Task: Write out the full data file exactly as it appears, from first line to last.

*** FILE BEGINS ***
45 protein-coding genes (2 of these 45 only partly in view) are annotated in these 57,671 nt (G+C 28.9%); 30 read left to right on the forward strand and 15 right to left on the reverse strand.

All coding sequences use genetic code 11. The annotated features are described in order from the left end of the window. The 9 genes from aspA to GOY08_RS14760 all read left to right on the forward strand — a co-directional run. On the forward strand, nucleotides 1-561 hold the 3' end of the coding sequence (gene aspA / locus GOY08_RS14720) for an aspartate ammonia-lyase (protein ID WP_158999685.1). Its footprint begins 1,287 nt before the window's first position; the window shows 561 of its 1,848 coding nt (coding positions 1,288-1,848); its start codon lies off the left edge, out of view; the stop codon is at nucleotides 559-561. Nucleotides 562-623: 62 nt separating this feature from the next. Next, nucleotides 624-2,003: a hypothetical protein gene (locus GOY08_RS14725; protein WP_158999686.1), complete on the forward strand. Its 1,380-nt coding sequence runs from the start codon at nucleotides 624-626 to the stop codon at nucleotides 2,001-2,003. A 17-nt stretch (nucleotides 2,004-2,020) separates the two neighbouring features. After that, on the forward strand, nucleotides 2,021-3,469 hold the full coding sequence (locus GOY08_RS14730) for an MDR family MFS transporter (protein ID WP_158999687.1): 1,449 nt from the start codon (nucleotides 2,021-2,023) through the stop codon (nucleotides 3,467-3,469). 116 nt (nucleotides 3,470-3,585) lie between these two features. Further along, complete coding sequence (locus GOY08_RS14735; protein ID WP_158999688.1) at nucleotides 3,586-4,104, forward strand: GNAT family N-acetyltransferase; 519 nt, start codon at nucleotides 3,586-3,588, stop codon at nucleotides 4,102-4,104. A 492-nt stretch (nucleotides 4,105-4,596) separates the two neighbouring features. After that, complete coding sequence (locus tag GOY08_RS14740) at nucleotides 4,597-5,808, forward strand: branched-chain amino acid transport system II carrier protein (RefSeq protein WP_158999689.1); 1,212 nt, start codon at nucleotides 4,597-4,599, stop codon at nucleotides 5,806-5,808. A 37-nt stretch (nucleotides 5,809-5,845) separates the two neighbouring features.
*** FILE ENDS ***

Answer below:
45 protein-coding genes (2 of these 45 only partly in view) are annotated in these 57,671 nt (G+C 28.9%); 30 read left to right on the forward strand and 15 right to left on the reverse strand.

All coding sequences use genetic code 11. The annotated features are described in order from the left end of the window. The 9 genes from aspA to GOY08_RS14760 all read left to right on the forward strand — a co-directional run. On the forward strand, nucleotides 1-561 hold the 3' end of the coding sequence (gene aspA / locus GOY08_RS14720) for an aspartate ammonia-lyase (protein ID WP_158999685.1). Its footprint begins 1,287 nt before the window's first position; the window shows 561 of its 1,848 coding nt (coding positions 1,288-1,848); its start codon lies off the left edge, out of view; the stop codon is at nucleotides 559-561. Nucleotides 562-623: 62 nt separating this feature from the next. Next, nucleotides 624-2,003: a hypothetical protein gene (locus GOY08_RS14725; protein WP_158999686.1), complete on the forward strand. Its 1,380-nt coding sequence runs from the start codon at nucleotides 624-626 to the stop codon at nucleotides 2,001-2,003. A 17-nt stretch (nucleotides 2,004-2,020) separates the two neighbouring features. After that, on the forward strand, nucleotides 2,021-3,469 hold the full coding sequence (locus GOY08_RS14730) for an MDR family MFS transporter (protein ID WP_158999687.1): 1,449 nt from the start codon (nucleotides 2,021-2,023) through the stop codon (nucleotides 3,467-3,469). 116 nt (nucleotides 3,470-3,585) lie between these two features. Further along, complete coding sequence (locus GOY08_RS14735; protein ID WP_158999688.1) at nucleotides 3,586-4,104, forward strand: GNAT family N-acetyltransferase; 519 nt, start codon at nucleotides 3,586-3,588, stop codon at nucleotides 4,102-4,104. A 492-nt stretch (nucleotides 4,105-4,596) separates the two neighbouring features. After that, complete coding sequence (locus tag GOY08_RS14740) at nucleotides 4,597-5,808, forward strand: branched-chain amino acid transport system II carrier protein (RefSeq protein WP_158999689.1); 1,212 nt, start codon at nucleotides 4,597-4,599, stop codon at nucleotides 5,806-5,808. A 37-nt stretch (nucleotides 5,809-5,845) separates the two neighbouring features.